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Fears in Aberfan over centre built after disaster

Aberfan Community Centre
A protest was held after social media posts suggested Aberfan and Merthyr Vale Community Centre would close after 1 April

There are growing concerns about the future of a community centre that was built with funds raised after the Aberfan disaster.

Aberfan and Merthyr Vale Community Centre was built in 1973 as a place "to heal and come together", said survivor Janett Bickley.

Last week a protest was held after social media posts suggested it would not remain open after 1 April.

The council said it was “committed” to keeping the centre open, but added there were “legal hurdles” as it decides on a new operator.

On 21 October 1966, 116 children and 28 adults were killed when a colliery spoil tip collapsed, engulfing a primary school and surrounding houses.

Charitable trust Wellbeing Merthyr has operated centres in Aberfan and Merthyr Tydfil since 2015.

The swimming pool in Merthyr Tydfil has been closed since December 2019 after water leaks were found to have caused structural damage.

The Covid lockdown hampered the repair work but further structural issues were identified and £6m of redevelopment works were carried out.

But Wellbeing Merthyr has experienced significant financial challenges and its contract expires at the end of March.

The council is in the process of appointing a new operator for both centres, but said contract complexities and "legal hurdles" were making the transfer of the Aberfan centre difficult.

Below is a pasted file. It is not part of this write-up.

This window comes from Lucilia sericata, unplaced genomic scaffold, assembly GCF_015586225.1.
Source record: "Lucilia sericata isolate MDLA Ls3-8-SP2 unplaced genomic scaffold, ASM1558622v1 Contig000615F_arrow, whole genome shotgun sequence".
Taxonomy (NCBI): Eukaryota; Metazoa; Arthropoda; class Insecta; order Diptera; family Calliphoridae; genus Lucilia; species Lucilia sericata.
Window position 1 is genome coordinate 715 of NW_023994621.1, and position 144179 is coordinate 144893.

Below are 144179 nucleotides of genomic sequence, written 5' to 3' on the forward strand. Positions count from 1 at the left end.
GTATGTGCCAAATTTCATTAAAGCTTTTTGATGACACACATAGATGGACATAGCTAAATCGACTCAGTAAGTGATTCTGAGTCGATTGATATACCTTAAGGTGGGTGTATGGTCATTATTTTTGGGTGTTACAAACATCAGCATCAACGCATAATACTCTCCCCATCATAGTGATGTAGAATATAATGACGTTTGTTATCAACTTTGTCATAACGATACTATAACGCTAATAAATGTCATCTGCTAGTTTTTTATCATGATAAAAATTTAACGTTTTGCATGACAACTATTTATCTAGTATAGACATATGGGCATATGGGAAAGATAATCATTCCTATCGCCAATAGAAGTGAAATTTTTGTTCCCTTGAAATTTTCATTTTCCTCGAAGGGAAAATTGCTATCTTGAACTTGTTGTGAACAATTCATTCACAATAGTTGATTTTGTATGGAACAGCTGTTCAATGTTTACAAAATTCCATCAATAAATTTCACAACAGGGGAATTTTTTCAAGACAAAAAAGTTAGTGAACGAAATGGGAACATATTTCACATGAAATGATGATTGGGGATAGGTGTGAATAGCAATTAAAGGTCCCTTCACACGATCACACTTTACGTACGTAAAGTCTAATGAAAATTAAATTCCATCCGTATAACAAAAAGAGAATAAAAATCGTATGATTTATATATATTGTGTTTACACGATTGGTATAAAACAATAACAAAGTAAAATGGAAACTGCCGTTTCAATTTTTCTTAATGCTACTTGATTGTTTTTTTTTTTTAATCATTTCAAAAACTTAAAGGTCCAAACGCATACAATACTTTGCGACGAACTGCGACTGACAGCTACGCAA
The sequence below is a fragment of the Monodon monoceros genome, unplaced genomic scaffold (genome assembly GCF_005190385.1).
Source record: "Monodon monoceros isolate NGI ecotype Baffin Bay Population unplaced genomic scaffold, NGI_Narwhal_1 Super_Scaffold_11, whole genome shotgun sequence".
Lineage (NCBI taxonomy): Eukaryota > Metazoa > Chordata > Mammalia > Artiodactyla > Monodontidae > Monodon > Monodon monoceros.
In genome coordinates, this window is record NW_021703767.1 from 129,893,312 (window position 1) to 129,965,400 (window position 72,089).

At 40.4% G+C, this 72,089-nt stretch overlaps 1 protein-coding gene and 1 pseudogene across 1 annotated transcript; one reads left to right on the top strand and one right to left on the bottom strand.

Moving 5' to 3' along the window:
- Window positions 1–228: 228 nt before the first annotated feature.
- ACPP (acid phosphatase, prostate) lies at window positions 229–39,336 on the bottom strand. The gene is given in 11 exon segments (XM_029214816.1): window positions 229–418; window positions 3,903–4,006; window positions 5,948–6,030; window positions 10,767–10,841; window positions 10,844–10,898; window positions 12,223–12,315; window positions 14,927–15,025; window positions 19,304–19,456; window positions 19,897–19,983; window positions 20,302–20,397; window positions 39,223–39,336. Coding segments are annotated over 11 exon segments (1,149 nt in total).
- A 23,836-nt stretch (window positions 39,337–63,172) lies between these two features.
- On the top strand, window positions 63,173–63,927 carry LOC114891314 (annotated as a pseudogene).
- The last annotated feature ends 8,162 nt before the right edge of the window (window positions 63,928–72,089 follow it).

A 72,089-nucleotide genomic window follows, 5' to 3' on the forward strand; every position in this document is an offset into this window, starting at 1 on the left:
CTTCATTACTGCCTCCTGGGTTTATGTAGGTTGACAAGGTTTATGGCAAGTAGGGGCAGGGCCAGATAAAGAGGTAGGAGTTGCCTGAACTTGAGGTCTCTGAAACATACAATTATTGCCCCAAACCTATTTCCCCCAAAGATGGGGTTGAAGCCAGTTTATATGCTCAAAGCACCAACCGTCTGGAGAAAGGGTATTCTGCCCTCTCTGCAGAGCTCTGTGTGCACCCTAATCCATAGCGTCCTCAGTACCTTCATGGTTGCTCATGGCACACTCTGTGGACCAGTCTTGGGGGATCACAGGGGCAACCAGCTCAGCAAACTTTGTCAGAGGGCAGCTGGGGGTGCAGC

It has not yet been announced who will take on the day-to-day running of its leisure facilities.

BBC Wales understands the contract to run Merthyr Tydfil Leisure Centre will be given to Halo, a social enterprise which runs leisure centres in Bridgend County Borough, Herefordshire, Gloucestershire and Shropshire.

'Such an emotive subject'

Janett Bickley
Janett Bickley, an Aberfan disaster survivor, says the centre is an "integral part of the community"

One of the survivors of the disaster, Janett Bickley, said the centre’s history meant its future must be guaranteed.

“It’s very important, it’s an integral part of the community and has been since 1973," she said.

"It was built after the Aberfan disaster for the people of Aberfan to heal and come together.

"It’s where we all came to be a community. We had nowhere else to go.

"There are 10 clubs run from this centre, there’s 10 small clubs, and there's the swimming club. I myself attend the karate class twice a week."

She added: “It’s such an emotive subject."

Alyn Owen, deputy chief executive of Merthyr Tydfil council, said he was confident services would continue at the centre.

He said: "It's been a complicated situation but the council is doing everything they can.

"We are working with Wellbeing Merthyr on the managed end of its existing contract with Aberfan Community Centre."

Gareth Morgans, regional organiser for the GMB trade union, said the uncertainty was “completely unacceptable”.

He said the plan to hand both leisure centres over to a new provider is "atrocious" and "bad value for the people in Merthyr".

Mr Morgans said staff planned to strike on 27 March.